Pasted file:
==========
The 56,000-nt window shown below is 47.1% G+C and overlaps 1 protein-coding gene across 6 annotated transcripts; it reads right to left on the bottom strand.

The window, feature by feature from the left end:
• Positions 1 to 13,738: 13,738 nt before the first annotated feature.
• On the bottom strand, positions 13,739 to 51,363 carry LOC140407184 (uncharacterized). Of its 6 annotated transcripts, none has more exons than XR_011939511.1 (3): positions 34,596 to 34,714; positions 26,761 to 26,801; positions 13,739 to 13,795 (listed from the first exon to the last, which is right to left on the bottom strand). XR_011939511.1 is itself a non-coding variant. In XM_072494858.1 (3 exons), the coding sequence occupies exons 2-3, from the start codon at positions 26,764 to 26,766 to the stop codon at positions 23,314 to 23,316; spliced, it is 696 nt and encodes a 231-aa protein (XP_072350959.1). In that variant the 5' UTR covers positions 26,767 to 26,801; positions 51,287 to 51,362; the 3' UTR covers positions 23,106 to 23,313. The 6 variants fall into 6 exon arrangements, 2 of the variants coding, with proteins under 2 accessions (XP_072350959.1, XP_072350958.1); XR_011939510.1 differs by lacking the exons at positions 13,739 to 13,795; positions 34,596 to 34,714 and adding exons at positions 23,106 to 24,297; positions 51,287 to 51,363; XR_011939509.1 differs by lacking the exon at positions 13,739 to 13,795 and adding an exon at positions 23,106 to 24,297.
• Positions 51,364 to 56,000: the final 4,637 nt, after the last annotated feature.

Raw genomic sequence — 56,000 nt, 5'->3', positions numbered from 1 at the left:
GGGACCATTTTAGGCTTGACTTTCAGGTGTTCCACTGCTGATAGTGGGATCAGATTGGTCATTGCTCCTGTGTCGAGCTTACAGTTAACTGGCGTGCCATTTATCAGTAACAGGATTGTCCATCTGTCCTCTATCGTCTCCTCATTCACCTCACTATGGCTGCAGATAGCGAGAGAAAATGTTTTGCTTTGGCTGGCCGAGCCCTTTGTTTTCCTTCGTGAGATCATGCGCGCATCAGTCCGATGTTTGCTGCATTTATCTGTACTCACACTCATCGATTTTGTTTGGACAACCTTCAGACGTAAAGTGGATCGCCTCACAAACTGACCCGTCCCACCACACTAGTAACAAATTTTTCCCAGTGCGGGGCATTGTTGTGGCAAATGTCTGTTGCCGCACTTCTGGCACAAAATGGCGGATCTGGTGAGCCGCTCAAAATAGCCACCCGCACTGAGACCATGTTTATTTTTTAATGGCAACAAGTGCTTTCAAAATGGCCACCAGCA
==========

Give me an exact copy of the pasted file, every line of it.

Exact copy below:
The 56,000-nt window shown below is 47.1% G+C and overlaps 1 protein-coding gene across 6 annotated transcripts; it reads right to left on the bottom strand.

The window, feature by feature from the left end:
• Positions 1 to 13,738: 13,738 nt before the first annotated feature.
• On the bottom strand, positions 13,739 to 51,363 carry LOC140407184 (uncharacterized). Of its 6 annotated transcripts, none has more exons than XR_011939511.1 (3): positions 34,596 to 34,714; positions 26,761 to 26,801; positions 13,739 to 13,795 (listed from the first exon to the last, which is right to left on the bottom strand). XR_011939511.1 is itself a non-coding variant. In XM_072494858.1 (3 exons), the coding sequence occupies exons 2-3, from the start codon at positions 26,764 to 26,766 to the stop codon at positions 23,314 to 23,316; spliced, it is 696 nt and encodes a 231-aa protein (XP_072350959.1). In that variant the 5' UTR covers positions 26,767 to 26,801; positions 51,287 to 51,362; the 3' UTR covers positions 23,106 to 23,313. The 6 variants fall into 6 exon arrangements, 2 of the variants coding, with proteins under 2 accessions (XP_072350959.1, XP_072350958.1); XR_011939510.1 differs by lacking the exons at positions 13,739 to 13,795; positions 34,596 to 34,714 and adding exons at positions 23,106 to 24,297; positions 51,287 to 51,363; XR_011939509.1 differs by lacking the exon at positions 13,739 to 13,795 and adding an exon at positions 23,106 to 24,297.
• Positions 51,364 to 56,000: the final 4,637 nt, after the last annotated feature.

Raw genomic sequence — 56,000 nt, 5'->3', positions numbered from 1 at the left:
GGGACCATTTTAGGCTTGACTTTCAGGTGTTCCACTGCTGATAGTGGGATCAGATTGGTCATTGCTCCTGTGTCGAGCTTACAGTTAACTGGCGTGCCATTTATCAGTAACAGGATTGTCCATCTGTCCTCTATCGTCTCCTCATTCACCTCACTATGGCTGCAGATAGCGAGAGAAAATGTTTTGCTTTGGCTGGCCGAGCCCTTTGTTTTCCTTCGTGAGATCATGCGCGCATCAGTCCGATGTTTGCTGCATTTATCTGTACTCACACTCATCGATTTTGTTTGGACAACCTTCAGACGTAAAGTGGATCGCCTCACAAACTGACCCGTCCCACCACACTAGTAACAAATTTTTCCCAGTGCGGGGCATTGTTGTGGCAAATGTCTGTTGCCGCACTTCTGGCACAAAATGGCGGATCTGGTGAGCCGCTCAAAATAGCCACCCGCACTGAGACCATGTTTATTTTTTAATGGCAACAAGTGCTTTCAAAATGGCCACCAGCA